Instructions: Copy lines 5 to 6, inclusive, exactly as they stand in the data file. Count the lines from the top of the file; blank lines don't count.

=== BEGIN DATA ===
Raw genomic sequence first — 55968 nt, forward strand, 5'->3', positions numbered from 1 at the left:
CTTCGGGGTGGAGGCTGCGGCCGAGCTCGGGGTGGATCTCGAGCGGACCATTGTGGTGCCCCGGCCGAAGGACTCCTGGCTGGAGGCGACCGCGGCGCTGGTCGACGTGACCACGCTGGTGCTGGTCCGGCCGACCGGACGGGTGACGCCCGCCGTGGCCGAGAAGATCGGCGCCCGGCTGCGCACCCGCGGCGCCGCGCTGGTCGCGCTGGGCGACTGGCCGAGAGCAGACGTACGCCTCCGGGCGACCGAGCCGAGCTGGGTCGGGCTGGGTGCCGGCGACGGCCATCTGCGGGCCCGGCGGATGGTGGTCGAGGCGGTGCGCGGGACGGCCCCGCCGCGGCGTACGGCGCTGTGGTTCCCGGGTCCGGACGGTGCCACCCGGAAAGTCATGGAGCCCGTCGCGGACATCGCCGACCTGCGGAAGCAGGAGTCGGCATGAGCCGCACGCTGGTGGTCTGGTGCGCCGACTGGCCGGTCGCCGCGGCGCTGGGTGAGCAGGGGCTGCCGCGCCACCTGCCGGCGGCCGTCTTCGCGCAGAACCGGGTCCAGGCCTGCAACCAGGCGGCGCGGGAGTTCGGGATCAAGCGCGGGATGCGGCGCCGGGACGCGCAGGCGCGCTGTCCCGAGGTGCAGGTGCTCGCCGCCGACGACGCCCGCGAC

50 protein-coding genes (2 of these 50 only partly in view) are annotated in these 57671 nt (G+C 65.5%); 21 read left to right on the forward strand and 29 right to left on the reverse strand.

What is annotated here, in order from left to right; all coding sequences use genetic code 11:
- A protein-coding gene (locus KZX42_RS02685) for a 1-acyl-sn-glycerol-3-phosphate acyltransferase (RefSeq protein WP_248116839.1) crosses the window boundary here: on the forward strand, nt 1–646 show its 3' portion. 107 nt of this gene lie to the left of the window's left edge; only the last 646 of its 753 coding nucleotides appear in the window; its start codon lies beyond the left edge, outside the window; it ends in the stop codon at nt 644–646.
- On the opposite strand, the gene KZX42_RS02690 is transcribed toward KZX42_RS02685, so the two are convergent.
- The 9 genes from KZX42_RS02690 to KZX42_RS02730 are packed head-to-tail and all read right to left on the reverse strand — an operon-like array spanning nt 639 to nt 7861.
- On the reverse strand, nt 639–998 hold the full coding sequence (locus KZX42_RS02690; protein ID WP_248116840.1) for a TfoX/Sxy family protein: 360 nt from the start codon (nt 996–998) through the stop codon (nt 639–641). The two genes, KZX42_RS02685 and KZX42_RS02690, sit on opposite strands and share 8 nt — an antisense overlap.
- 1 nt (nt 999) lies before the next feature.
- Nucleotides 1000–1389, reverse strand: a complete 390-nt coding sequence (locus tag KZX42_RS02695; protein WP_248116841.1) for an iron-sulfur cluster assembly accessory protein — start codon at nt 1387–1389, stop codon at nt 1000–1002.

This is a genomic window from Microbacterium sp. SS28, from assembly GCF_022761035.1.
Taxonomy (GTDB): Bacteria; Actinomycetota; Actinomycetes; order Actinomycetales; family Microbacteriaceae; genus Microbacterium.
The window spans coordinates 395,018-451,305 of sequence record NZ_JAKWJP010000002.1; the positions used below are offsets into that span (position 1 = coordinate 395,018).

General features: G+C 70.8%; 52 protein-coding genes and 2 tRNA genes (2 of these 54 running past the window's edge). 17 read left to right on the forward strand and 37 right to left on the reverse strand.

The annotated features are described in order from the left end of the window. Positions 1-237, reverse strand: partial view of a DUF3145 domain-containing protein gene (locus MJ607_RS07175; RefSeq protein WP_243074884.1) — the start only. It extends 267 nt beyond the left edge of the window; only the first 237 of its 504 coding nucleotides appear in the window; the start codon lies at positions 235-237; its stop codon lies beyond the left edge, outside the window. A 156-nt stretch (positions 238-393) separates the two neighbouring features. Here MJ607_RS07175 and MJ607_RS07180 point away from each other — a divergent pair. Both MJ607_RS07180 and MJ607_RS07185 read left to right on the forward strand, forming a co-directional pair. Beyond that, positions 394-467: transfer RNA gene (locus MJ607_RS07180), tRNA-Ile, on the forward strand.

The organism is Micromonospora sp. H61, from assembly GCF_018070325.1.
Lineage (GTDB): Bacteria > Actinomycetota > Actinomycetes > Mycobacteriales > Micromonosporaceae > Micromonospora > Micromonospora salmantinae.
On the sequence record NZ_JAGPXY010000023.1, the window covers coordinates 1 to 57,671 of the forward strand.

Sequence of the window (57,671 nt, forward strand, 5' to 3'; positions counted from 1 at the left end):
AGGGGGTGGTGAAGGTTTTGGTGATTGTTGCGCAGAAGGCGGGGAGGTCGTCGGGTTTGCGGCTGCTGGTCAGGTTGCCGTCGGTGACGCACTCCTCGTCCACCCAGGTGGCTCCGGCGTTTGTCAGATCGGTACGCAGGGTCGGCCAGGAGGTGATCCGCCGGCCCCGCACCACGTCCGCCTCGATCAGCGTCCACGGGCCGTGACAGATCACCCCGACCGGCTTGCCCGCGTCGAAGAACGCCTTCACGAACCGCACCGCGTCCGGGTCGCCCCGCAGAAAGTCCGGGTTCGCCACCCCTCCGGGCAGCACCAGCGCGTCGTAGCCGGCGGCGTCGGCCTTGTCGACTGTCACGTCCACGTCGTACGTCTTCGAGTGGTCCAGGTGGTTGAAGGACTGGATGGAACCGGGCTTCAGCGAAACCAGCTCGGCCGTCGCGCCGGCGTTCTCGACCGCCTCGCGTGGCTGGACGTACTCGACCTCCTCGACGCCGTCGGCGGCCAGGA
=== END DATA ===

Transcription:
- A protein-coding gene (locus KZX42_RS02685) for a 1-acyl-sn-glycerol-3-phosphate acyltransferase (RefSeq protein WP_248116839.1) crosses the window boundary here: on the forward strand, nt 1–646 show its 3' portion. 107 nt of this gene lie to the left of the window's left edge; only the last 646 of its 753 coding nucleotides appear in the window; its start codon lies beyond the left edge, outside the window; it ends in the stop codon at nt 644–646.
- On the opposite strand, the gene KZX42_RS02690 is transcribed toward KZX42_RS02685, so the two are convergent.